REVIEW: Mr. Bingo’s Artist Talk @ The Boileroom, 21/02/2019

The Verse’s Jake Francis attended Mr. Bingo’s artist talk on Thursday, 21st February 2019. 

This nickname – ‘Baghdad’ – is a work of genius, ladies and gentleman. I still know this man, he is 43 years of age, he is a father of three children and he is still called Baghdad. And you’re probably thinking ‘Well, Gregg – there must be some sort of clever connection with the middle east as to why he was called Baghdad’. No, he has been called this for all these years because once he came into school with a new bag that his dad had bought him. 30 years I’ve been laughing at that. And here’s the best bit – his kids call him Baghdad. -Greg Davies.

Whether we like it or not, the nickname will darken the doorway of everybody’s ego at some point in their lives. Typically speaking, this often occurs at school. Its triviality matched only by its creativity (or lack thereof). These can, of course, be as endearing as they are snide, but regardless of their intention, they are awfully hard to shake. I should know – my long hair and prepubescent stature landing me with a label of biblical proportions. (‘Fat Jesus’, nice to meet you.)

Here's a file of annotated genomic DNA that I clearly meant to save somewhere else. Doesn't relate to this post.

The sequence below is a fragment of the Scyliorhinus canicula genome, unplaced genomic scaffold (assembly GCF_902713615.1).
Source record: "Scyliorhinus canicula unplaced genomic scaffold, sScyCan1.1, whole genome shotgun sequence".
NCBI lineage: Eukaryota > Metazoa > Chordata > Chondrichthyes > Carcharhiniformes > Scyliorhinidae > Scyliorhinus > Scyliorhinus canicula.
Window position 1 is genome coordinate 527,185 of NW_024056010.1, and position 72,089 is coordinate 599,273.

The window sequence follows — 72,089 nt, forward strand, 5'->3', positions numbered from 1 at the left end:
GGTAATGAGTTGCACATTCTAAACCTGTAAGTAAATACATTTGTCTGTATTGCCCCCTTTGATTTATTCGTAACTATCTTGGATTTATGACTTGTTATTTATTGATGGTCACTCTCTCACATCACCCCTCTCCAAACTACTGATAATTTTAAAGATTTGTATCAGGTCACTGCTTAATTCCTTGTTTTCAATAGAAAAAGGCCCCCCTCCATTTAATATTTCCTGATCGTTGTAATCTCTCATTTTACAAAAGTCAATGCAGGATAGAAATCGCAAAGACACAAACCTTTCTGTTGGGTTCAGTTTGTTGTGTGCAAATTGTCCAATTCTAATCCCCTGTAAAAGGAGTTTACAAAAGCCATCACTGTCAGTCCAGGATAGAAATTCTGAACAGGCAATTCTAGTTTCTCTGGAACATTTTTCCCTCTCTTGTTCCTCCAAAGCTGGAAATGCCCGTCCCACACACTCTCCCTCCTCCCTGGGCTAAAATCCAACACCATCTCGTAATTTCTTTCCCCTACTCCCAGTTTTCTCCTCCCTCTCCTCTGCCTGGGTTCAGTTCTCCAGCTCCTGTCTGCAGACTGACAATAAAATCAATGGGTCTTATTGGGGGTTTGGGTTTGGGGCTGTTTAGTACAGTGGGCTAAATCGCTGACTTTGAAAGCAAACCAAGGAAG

The host of tonight’s talk has certainly embraced this right of passage with an unrivalled level of commitment. Dubbed Mr. Bingo from the age of 19, our guest of honour received his Tarantino-esque nickname from an impressive haul at a, you guessed it, local bingo hall. (£191.27, for those who are interested) Most notably recognised for his incredibly popular ‘Hate Mail’ campaigns, the freelance illustrator is here in Guildford’s Boiler Room as part of the Artist Talk 2019 series.

Credit: Georgia Duddell Walker

Presenting us with an insight into his impressive and varied career, Mr. Bingo constructs an entertaining narrative. Peppered with the expected trimmings of any lecture; statistical graphs, professional advice, and of course…rapping. For those who follow Mr. Bingo’s career, it will be no surprise that this trip down ‘memory f*cking lane’ is no brief affair. The following review will do him no justice; so, Mr. Bingo, please accept your overweight saviour’s humble apologies.